Breast Cancer Detection Using Thermal Infrared Images

Today, one of the most common cancers identified in women is breast cancer. Several standard screening techniques are used for early detection of breast cancer such as Mammography and Thermography. Thermographies are thermal infrared images that are used to detect lesions in breasts. These Thermographies detect the temperature of the different regions of the breast. Regions with warmer temperature are more likely to contain tumors than normal tissue. A dynamic Thermography procedure is used to detect the difference between normal and abnormal tissues. This procedure uses thermal infrared cameras to generate infrared images at fixed time which contains a sequence of infrared images. The dynamic Thermography technique has several advantages:

  • It is less expensive than the mammography and magnetic resonance imaging (MRI)
  • It is non-invasive, non-ionizing
  • It is a safe diagnostic procedure, in which patients feel no pain

The discipline of the work of dynamic Thermography is based on two facts:

  • the temperatures of breast cancer regions are warmer than the surrounding tissues, and (2) metabolic heat and blood per-fusion rates generation in tumors are much higher than the rates of normal regions.

While using dynamic Thermography method, the variation of temperature between healthy and unhealthy breasts can be recorded by thermal infrared cameras. Using this method may increase the detection findings of static infrared images by exploiting cooling or heating procedures as a superficial stimulus to improve the thermal contrast and thermally exciting tissues of patients’ breasts. It is important to highlight that since the temperature range of body is 36.5∘C to 37.5∘C and higher temperature range may harm the living tissues in the breasts, hence the cooling procedure is much safer than the heating procedure. This cooling procedure proceeds as follows:

  • After applying the cooling procedure on the breasts, the temperature of healthy tissues decreases with an attenuation of vascular diameter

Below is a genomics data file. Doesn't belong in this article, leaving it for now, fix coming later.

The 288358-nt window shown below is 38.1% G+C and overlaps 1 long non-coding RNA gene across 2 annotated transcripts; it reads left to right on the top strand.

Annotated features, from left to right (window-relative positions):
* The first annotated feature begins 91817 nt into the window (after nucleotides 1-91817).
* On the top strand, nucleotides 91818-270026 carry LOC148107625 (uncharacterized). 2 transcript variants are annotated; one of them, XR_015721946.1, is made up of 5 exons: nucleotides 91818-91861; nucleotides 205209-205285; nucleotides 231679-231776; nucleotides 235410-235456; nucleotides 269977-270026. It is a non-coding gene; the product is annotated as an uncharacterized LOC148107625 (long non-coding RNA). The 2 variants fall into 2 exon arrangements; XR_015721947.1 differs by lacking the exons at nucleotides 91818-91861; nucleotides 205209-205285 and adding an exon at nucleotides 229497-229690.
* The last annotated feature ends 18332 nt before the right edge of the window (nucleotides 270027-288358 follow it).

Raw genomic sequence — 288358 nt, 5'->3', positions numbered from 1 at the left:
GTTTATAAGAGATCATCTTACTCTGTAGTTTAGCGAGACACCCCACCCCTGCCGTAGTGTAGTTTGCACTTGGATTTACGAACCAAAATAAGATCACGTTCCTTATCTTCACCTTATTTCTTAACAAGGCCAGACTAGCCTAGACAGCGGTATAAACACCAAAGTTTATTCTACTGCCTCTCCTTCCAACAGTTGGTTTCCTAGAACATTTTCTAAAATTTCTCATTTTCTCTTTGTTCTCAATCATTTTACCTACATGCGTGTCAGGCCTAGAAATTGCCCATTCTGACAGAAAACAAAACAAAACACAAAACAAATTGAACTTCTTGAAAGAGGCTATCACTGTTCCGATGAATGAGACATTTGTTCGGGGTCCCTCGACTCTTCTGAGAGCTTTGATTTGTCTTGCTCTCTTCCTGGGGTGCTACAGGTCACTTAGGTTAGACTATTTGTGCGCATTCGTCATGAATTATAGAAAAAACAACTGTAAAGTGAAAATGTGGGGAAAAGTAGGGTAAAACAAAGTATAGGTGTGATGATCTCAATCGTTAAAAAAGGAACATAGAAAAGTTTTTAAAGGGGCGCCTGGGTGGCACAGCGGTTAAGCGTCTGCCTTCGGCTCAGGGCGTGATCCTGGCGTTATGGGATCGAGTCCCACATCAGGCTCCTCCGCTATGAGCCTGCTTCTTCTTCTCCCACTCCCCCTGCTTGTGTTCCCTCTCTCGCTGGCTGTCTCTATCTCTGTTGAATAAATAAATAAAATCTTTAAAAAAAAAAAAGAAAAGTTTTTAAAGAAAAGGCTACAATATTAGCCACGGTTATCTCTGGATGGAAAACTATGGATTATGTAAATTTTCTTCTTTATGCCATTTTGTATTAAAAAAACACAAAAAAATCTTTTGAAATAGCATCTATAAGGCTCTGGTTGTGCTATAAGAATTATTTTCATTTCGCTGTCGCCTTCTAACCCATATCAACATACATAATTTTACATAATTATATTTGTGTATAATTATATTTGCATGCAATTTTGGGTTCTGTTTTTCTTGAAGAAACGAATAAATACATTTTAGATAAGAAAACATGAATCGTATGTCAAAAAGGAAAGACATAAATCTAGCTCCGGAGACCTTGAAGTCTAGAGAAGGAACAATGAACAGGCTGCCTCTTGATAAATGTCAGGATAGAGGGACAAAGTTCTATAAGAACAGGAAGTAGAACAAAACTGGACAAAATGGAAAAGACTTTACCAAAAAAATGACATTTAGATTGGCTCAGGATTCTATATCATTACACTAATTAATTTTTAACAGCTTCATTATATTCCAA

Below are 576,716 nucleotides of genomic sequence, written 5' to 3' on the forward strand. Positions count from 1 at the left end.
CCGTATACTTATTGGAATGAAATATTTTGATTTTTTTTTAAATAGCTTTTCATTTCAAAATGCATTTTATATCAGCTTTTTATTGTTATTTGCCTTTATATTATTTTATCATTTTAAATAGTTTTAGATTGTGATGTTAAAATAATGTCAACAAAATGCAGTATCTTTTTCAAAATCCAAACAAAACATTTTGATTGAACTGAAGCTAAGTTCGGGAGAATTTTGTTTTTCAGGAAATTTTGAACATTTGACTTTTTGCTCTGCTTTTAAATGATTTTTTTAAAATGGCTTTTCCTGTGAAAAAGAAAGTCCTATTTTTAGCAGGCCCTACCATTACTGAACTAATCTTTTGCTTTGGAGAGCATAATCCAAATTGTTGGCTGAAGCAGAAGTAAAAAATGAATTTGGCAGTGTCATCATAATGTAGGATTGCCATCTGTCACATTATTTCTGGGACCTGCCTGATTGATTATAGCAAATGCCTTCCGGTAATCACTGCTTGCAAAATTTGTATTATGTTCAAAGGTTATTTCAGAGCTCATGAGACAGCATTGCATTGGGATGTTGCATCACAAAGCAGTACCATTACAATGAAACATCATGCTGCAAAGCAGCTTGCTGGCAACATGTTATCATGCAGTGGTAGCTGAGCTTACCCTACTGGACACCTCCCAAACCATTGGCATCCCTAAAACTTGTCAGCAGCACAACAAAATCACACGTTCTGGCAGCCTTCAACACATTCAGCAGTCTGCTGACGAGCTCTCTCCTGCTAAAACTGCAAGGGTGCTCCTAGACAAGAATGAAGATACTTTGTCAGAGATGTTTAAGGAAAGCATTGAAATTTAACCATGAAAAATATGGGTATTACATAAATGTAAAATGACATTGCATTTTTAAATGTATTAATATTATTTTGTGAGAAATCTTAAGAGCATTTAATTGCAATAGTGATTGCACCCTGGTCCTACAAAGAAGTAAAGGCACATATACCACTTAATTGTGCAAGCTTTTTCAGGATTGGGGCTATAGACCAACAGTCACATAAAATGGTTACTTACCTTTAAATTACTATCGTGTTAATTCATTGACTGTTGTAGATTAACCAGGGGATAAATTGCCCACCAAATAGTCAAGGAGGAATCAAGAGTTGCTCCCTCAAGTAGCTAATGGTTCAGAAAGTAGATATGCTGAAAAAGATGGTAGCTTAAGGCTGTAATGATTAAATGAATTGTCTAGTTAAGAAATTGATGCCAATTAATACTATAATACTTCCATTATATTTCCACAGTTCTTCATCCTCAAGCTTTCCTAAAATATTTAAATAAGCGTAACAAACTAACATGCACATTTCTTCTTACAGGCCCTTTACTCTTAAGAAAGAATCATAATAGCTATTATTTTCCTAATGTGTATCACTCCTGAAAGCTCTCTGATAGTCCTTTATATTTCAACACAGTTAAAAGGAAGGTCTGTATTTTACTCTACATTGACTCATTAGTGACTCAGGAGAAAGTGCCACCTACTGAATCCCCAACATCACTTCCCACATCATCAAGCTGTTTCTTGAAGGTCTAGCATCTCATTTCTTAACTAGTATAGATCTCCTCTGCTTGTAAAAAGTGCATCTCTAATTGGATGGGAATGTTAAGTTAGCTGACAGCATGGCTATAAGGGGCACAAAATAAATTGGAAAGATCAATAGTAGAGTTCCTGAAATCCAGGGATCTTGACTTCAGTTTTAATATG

• In turn, the temperature of abnormal tissues remains unaltered (or it increases with a vascular dilation)
  • The findings of the analysis of the similarity (or the dissimilarity) between infrared images acquired before and after the cooling procedure can be exploited to reveal breast cancer.
 

Since 1990s, respective techniques have been presented for the early detection of breast cancer, such as mammography and MRI. Both techniques have their own drawbacks. Mammography is the standard method for early detection of breast cancer, but its main drawback is that it may produce a large number of false positives. In spite of mammography, the MRI technique is added to mammography technique for women with genetic mutations. However, its main limitation is that it has a limited spatial resolution, yielding a low sensitivity for sub-centimeter lesions. Several other techniques have been suggested to overcome the limitations of aforementioned methods (Mammography and MRI). The infrared thermal imaging method can analyze breast cancer using dynamic Thermograms and also it can selectively optimize the contrast in areas of dense tissues in young women. By taking into account the lateral views and the frontal views of the breasts, scientists proposed a new method for extracting the region of interest (ROI) from breast Thermograms. The obtained ROIs help physicians to differentiate between the bio-markers of normal and abnormal cases. Saniei et al. [27] presented a five-step approach for analyzing the thermal images for cancer detection. The five steps are listed in the following paragraph:

  • The breast region is extracted from the infrared images using the connected component labeling method
  • The infrared images were aligned using a registration method
  • The blood vessels were segmented using morphological operators
  • For each vascular network, the branching points were exploited as thermal minutia points
  • The branching points were fed into a matching algorithm to classify breast regions into normal or abnormal, achieving a sensitivity of 86% and a specificity of 61%
References:
Mohamed Abdel-Nasser, Antonio Moreno, Domenec Puig (2019). ‘Breast Cancer Detection in Thermal Infrared Images Using Representation Learning and Texture Analysis Methods’, Electronics 2019, 8(1), 100

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